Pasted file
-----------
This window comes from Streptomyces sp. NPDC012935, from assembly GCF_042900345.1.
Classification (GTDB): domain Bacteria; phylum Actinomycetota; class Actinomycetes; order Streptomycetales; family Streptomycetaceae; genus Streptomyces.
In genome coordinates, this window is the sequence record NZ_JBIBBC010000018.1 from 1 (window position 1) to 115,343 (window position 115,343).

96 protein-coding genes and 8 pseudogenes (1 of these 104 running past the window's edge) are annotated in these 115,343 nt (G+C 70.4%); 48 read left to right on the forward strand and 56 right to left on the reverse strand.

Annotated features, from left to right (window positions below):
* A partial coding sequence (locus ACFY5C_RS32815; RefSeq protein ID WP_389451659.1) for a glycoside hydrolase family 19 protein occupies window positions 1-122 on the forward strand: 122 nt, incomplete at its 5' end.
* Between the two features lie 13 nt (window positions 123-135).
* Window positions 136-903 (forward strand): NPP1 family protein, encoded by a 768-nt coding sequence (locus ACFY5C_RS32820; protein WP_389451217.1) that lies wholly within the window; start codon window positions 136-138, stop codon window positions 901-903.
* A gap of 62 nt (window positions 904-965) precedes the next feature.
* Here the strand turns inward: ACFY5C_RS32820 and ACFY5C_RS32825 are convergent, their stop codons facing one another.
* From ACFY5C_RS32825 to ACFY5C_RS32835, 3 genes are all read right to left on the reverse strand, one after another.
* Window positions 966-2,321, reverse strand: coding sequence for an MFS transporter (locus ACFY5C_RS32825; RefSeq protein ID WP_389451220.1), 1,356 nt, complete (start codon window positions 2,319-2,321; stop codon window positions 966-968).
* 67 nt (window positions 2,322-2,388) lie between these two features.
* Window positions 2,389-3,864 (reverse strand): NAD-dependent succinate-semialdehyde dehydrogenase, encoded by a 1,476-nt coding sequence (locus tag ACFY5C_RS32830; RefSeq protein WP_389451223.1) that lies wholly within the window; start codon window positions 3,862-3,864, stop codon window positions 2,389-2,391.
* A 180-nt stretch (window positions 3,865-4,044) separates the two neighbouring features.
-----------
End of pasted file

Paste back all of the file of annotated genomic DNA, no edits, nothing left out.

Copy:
This window comes from Streptomyces sp. NPDC012935, from assembly GCF_042900345.1.
Classification (GTDB): domain Bacteria; phylum Actinomycetota; class Actinomycetes; order Streptomycetales; family Streptomycetaceae; genus Streptomyces.
In genome coordinates, this window is the sequence record NZ_JBIBBC010000018.1 from 1 (window position 1) to 115,343 (window position 115,343).

96 protein-coding genes and 8 pseudogenes (1 of these 104 running past the window's edge) are annotated in these 115,343 nt (G+C 70.4%); 48 read left to right on the forward strand and 56 right to left on the reverse strand.

Annotated features, from left to right (window positions below):
* A partial coding sequence (locus ACFY5C_RS32815; RefSeq protein ID WP_389451659.1) for a glycoside hydrolase family 19 protein occupies window positions 1-122 on the forward strand: 122 nt, incomplete at its 5' end.
* Between the two features lie 13 nt (window positions 123-135).
* Window positions 136-903 (forward strand): NPP1 family protein, encoded by a 768-nt coding sequence (locus ACFY5C_RS32820; protein WP_389451217.1) that lies wholly within the window; start codon window positions 136-138, stop codon window positions 901-903.
* A gap of 62 nt (window positions 904-965) precedes the next feature.
* Here the strand turns inward: ACFY5C_RS32820 and ACFY5C_RS32825 are convergent, their stop codons facing one another.
* From ACFY5C_RS32825 to ACFY5C_RS32835, 3 genes are all read right to left on the reverse strand, one after another.
* Window positions 966-2,321, reverse strand: coding sequence for an MFS transporter (locus ACFY5C_RS32825; RefSeq protein ID WP_389451220.1), 1,356 nt, complete (start codon window positions 2,319-2,321; stop codon window positions 966-968).
* 67 nt (window positions 2,322-2,388) lie between these two features.
* Window positions 2,389-3,864 (reverse strand): NAD-dependent succinate-semialdehyde dehydrogenase, encoded by a 1,476-nt coding sequence (locus tag ACFY5C_RS32830; RefSeq protein WP_389451223.1) that lies wholly within the window; start codon window positions 3,862-3,864, stop codon window positions 2,389-2,391.
* A 180-nt stretch (window positions 3,865-4,044) separates the two neighbouring features.